Before any kind of fortification existed during the medieval period certain towns, places of interest or important locations were open to attacks and pillage. Structures whose sole purpose was to defend against these attacks were introduced.
Normans is a term that derives from “Norsemen”, Normans were originally the descendants of the Vikings who arrived in continental Europe during the Viking Age. During the 10th century, Vikings raids gave way to permanent Viking settlements in what was later the Duchy of Normandy.
Inspired by the castles that were built by the Franks in Francia, the Normans developed their own style of building castles which is known today as the ‘motte and bailey’, style castle. From the 10th century onward these types of castles started popping up in Europe on all fronts, they started appearing in the Holy Roman Empire during the 11th century.
A motte and bailey castle is a fortified structure built with a wooden or stone keep which was situated on the top of a raised dirt mound called a motte and accompanied by a protective ditch with its own palisade which surrounds the courtyard which is called the bailey.
During the medieval period, having anything to protect an important location was always welcome, especially if it was cheap and easy to make. Motte and bailey castles fitted the bill as they were easy to build, even with unskilled labour, and yet still provided a very formidable defence.
During the Norman invasion of England in 1066, motte and bailey castles were introduced to this territory and rapidly started appearing in England, Wales, Scotland, and Ireland during the 12th and 13th centuries.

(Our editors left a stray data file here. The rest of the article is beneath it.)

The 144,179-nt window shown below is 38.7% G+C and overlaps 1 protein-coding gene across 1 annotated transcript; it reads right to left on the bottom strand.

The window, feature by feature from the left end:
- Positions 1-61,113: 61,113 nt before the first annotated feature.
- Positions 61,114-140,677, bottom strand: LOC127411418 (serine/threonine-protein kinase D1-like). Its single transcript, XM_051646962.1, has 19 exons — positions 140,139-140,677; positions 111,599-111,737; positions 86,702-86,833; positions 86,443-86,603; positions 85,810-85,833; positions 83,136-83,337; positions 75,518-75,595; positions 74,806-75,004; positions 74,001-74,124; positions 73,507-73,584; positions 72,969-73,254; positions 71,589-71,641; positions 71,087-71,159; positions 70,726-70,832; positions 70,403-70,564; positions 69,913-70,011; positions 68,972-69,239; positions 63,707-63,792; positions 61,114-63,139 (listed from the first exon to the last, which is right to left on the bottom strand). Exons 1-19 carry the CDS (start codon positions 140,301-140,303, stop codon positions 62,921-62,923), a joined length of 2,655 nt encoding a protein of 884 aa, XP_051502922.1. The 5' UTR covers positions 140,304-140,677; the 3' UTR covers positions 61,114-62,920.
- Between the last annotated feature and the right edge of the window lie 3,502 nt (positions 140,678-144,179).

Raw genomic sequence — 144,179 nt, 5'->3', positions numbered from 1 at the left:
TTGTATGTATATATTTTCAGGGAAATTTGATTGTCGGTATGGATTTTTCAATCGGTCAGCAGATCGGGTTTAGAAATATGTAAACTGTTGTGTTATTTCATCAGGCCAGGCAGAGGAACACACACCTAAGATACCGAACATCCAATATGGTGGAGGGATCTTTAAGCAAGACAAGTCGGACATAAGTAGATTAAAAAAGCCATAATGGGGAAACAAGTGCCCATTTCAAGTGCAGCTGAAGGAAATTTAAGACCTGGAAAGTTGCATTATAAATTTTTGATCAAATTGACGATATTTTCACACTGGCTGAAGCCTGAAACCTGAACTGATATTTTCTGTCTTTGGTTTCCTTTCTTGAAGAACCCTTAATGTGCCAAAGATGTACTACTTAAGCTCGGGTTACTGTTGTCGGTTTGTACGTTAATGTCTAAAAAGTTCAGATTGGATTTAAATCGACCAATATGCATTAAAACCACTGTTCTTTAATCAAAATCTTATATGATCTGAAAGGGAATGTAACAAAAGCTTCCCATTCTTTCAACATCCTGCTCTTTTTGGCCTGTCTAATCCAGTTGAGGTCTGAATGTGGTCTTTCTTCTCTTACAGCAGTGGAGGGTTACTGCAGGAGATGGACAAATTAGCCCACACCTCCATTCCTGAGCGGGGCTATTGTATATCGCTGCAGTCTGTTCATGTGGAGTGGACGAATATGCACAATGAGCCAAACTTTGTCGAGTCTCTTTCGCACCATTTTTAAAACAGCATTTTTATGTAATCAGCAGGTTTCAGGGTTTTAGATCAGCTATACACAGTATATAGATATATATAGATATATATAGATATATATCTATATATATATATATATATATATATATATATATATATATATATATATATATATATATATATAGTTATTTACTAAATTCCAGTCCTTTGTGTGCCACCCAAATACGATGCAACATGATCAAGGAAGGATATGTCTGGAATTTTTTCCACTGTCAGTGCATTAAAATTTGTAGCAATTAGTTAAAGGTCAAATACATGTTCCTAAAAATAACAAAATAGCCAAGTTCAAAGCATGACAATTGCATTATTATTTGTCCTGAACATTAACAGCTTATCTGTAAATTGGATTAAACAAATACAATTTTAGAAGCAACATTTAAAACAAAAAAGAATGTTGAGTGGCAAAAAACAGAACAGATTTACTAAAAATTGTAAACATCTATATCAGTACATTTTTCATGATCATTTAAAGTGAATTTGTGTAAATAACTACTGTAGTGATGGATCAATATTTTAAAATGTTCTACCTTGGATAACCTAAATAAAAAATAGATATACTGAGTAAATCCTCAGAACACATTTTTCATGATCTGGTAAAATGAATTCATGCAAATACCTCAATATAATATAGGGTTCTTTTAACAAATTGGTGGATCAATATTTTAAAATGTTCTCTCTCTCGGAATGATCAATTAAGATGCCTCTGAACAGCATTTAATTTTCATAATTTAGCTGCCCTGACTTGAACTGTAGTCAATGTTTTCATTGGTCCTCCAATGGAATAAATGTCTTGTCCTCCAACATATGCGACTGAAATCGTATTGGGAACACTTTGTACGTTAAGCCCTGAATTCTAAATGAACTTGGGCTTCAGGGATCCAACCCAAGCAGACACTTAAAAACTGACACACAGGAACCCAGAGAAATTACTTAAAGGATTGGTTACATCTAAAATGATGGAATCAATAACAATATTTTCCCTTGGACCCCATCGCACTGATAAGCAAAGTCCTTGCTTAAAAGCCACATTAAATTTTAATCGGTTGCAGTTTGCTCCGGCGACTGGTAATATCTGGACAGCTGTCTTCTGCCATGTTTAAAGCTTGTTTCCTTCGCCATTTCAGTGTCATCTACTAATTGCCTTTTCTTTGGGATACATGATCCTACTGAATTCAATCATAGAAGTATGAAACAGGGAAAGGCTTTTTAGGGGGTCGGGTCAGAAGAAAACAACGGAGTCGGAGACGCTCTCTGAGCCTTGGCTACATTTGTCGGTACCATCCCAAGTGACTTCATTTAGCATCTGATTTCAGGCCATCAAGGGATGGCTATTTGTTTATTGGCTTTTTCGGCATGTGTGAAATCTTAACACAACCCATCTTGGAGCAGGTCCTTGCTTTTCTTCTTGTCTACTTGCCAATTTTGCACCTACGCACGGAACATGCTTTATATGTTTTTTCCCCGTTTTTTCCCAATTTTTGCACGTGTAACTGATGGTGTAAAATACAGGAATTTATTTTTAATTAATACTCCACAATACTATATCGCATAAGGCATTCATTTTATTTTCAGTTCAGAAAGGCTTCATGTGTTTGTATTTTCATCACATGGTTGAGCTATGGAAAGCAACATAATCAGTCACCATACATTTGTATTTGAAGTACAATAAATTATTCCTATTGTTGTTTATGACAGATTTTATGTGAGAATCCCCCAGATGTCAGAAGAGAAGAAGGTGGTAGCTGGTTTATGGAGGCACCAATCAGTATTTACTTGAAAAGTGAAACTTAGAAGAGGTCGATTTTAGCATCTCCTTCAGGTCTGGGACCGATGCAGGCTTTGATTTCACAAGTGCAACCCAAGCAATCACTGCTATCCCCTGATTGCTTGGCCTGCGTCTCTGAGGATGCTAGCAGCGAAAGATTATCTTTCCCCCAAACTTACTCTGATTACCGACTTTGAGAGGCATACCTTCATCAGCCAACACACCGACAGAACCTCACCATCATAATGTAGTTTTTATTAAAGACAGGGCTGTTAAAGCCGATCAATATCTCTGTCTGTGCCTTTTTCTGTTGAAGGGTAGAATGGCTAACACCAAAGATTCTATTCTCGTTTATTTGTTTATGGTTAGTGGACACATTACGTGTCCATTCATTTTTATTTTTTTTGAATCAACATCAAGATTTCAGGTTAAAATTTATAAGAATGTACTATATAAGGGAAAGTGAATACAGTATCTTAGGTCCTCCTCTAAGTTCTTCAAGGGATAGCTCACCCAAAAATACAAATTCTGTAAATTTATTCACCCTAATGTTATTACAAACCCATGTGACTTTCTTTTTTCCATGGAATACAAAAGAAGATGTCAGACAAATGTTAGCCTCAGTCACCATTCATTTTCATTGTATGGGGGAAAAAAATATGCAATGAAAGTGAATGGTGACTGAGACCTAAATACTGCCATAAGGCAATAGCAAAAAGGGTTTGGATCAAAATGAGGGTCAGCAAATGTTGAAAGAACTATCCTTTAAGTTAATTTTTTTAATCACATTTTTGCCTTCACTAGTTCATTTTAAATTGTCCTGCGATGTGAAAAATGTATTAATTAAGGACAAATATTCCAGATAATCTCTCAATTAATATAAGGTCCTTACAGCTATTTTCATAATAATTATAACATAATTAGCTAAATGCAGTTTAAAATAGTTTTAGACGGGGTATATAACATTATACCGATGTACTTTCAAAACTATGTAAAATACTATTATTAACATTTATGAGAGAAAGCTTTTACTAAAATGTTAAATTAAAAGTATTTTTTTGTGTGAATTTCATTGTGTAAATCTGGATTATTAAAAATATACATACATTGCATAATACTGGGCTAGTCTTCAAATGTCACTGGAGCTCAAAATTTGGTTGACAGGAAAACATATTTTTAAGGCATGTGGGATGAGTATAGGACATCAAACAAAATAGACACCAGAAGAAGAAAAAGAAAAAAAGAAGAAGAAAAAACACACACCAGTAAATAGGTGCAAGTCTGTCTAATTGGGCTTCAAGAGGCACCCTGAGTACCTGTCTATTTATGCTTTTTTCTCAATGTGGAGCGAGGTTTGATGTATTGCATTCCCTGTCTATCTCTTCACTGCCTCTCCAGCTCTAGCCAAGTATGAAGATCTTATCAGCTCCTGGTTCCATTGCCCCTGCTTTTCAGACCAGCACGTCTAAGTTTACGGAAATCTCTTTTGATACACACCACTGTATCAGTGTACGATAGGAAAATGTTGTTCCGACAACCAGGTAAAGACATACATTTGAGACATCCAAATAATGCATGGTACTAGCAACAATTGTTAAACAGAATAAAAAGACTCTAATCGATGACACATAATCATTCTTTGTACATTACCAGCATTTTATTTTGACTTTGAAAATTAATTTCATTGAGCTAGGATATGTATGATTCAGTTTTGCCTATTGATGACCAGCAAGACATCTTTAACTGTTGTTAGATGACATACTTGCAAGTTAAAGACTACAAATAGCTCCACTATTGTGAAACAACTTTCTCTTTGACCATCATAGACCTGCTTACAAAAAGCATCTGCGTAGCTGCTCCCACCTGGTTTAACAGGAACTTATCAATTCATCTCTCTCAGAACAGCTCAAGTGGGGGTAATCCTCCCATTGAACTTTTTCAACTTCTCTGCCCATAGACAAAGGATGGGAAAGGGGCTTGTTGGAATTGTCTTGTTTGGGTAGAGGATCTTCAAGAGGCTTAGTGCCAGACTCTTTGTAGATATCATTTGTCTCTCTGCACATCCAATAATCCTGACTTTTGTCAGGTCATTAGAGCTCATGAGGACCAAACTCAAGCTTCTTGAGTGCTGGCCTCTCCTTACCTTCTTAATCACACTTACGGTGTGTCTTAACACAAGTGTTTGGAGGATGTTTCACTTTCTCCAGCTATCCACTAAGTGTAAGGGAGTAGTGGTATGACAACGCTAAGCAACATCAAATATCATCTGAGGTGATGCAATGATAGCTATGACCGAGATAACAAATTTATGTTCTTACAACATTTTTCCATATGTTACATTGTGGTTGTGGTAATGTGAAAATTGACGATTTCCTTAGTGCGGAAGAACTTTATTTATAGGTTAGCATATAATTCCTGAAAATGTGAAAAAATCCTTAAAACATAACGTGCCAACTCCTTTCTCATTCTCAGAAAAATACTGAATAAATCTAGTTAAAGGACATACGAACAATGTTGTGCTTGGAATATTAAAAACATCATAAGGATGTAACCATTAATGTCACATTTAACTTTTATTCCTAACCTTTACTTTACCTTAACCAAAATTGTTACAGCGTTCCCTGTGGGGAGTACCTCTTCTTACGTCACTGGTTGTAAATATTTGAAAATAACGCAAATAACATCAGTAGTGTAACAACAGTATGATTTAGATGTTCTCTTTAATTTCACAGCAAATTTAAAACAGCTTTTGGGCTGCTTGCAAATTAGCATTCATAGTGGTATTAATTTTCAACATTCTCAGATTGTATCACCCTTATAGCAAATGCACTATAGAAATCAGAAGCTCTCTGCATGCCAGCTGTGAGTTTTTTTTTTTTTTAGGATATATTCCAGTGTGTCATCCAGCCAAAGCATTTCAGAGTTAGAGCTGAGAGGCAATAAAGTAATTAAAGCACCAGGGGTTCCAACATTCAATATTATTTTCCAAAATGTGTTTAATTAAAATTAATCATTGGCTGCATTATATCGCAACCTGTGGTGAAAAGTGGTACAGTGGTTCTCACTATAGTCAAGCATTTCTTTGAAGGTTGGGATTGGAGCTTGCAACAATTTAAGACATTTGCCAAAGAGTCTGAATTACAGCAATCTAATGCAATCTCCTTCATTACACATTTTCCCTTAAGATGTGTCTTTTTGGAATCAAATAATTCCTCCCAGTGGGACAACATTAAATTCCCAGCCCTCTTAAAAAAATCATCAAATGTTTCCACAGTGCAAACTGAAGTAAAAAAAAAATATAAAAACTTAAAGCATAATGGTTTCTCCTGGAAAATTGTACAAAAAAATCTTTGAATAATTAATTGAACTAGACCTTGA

The defence that the castle design provided, at that time, was advanced compared to previous castle designs. The Normans were able to build a network of castles across England and other lands such as Sicily quickly which enabled them to contain uprisings and expand their empire.
Earlier castles of this type were constructed of wood as the medieval period progressed more stone was used until they became the complete stone castles we see today.
Another reason that stone was used was because of the advancement of siege weapons and tactics that nullified the defences of wooden structures.
Around the start of the 12th century, wood was no longer used and all the existing castles were either upgraded to stone keeps or were abandoned.
Castle design would advance even further as the medieval period progressed with moats, arrowslits, gatehouses, round towers, and murder holes added to these already formidable stone structures and this led to the creation of the mighty concentric castle with its multiple defensive walls!
The motte and bailey castle provided formidable defense against attackers during the earlier stages of the medieval period and as time passed by during the middle ages they were either neglected or turned into stone castles that held the same design.